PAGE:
June 21, 2009
Francisco Lopez, Executive Director: (503) 269-5694
Erik Sorensen, Communications Director: (503) 488-0263
A response to The Oregonian article “A tide of anger on immigration”
The Sunday Oregonian's Opinion section featured a commentary on the topic of Immigration, which included statements from those opposed to reform. It didn't take long after the article was posted online for outrageous comments to start popping up. Among the scapegoating, hyperbole, bombast and fear-mongering, it wasn't hard to find a comment with a violent connotation directed at immigrants: "send them home on a bus or in a box." That offering has since been removed.
The despicable comments didn’t end at attacking immigrants; they were also levied at the editor of the article, The Oregonian staff, elected officials and churches, among others. The comments are all left by those using aliases to conceal their identity.
As Professor HoSang from the University of Oregon stated in the article, "There's not much interest in scapegoat politics. There isn't the audience, and the parties realize there's costs to this kind of strategy." This fact, of course, does not prevent members from groups opposed to immigration reform from engaging in it. And, is probably why Professor HoSang believes that immigration restrictionist organizations like OFIR or the Minutemen "are close to becoming fringe organizations", if they aren’t already.
With polls reflecting well over 70% of Americans supporting immigration reform, the claims by these immigration restrictionist groups that Oregonians support their position and message is a weak one, at best.
The views espoused by such groups and individuals are not new. According to Rita Simon, professor of public affairs at American University in Washington, D.C, the American public's attitude toward immigrants is part of an “old pattern”. She explains in the Oregonian article that there is a belief that immigrants who came earlier to the United States were better than those who are coming now.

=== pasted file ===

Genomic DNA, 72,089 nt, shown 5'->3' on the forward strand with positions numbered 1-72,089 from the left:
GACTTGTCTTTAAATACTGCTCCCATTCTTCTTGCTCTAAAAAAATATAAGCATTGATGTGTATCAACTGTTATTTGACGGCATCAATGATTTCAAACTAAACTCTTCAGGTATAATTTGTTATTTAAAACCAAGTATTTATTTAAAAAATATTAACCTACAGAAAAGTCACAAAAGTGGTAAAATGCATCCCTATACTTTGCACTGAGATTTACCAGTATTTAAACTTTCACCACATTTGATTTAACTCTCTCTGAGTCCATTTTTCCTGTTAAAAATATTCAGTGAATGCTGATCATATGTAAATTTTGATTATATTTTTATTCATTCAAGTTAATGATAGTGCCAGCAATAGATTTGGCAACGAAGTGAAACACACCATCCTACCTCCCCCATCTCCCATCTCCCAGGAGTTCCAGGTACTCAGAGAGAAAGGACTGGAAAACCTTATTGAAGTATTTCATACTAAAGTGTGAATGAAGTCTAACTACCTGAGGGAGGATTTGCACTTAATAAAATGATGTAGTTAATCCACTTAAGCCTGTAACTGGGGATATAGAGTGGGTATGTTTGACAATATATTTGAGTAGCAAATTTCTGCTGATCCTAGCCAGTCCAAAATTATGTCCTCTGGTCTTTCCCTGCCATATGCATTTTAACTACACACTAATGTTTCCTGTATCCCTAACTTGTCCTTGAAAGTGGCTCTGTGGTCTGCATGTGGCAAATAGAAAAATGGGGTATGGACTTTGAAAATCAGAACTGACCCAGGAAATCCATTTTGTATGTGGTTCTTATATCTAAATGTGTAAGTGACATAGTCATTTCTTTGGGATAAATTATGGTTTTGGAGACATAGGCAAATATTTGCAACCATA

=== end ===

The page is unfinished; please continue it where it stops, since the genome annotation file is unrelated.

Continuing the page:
"When the Irish immigrants first came, there were riots. When the Chinese came, they were banned," Simon said. "Now the Irish and the Chinese are looked upon as a positive experience. Because many recent immigrants come from Mexico and are illegal, they now tend to get the ire."
There are no doubt countless of other incidents of violence directed at immigrants that either don’t make headlines or go unreported by the victims fearful of being re-victimized by a system that would separate them from their families. The Mexican American Legal Defense and Education Fund (MALDEF) said that there has been a 40 percent rise in hate crimes against Latinos between 2003 and 2007. It is disturbing to think that such hateful speech and incitement might be causing the escalating violence against immigrants.
Although CAUSA supports the free exchange of views on immigration reform both for and against, we vehemently oppose the hateful rhetoric, scapegoating and the incitement of violence that has become such a common vehicle of those who can’t debate the merits of their anti-immigrant views effectively. Even without The Oregonian article, there is no shortage of hatred directed at immigrants on the internet and on radio talk shows.
The question is, at what point do these hateful comments on internet and radio turn into vicious and violent acts toward Latinos and immigrants? And, at what point do these incitements of violence affect our youth who turn to committing violence towards immigrants and ethnic minorities?
Our members, and surely many readers, look forward to The Oregonian holding listening sessions for those who have been affected by our nation’s broken immigration system and who believe that it is critical for Congress to pass Comprehensive Immigration Reform this year.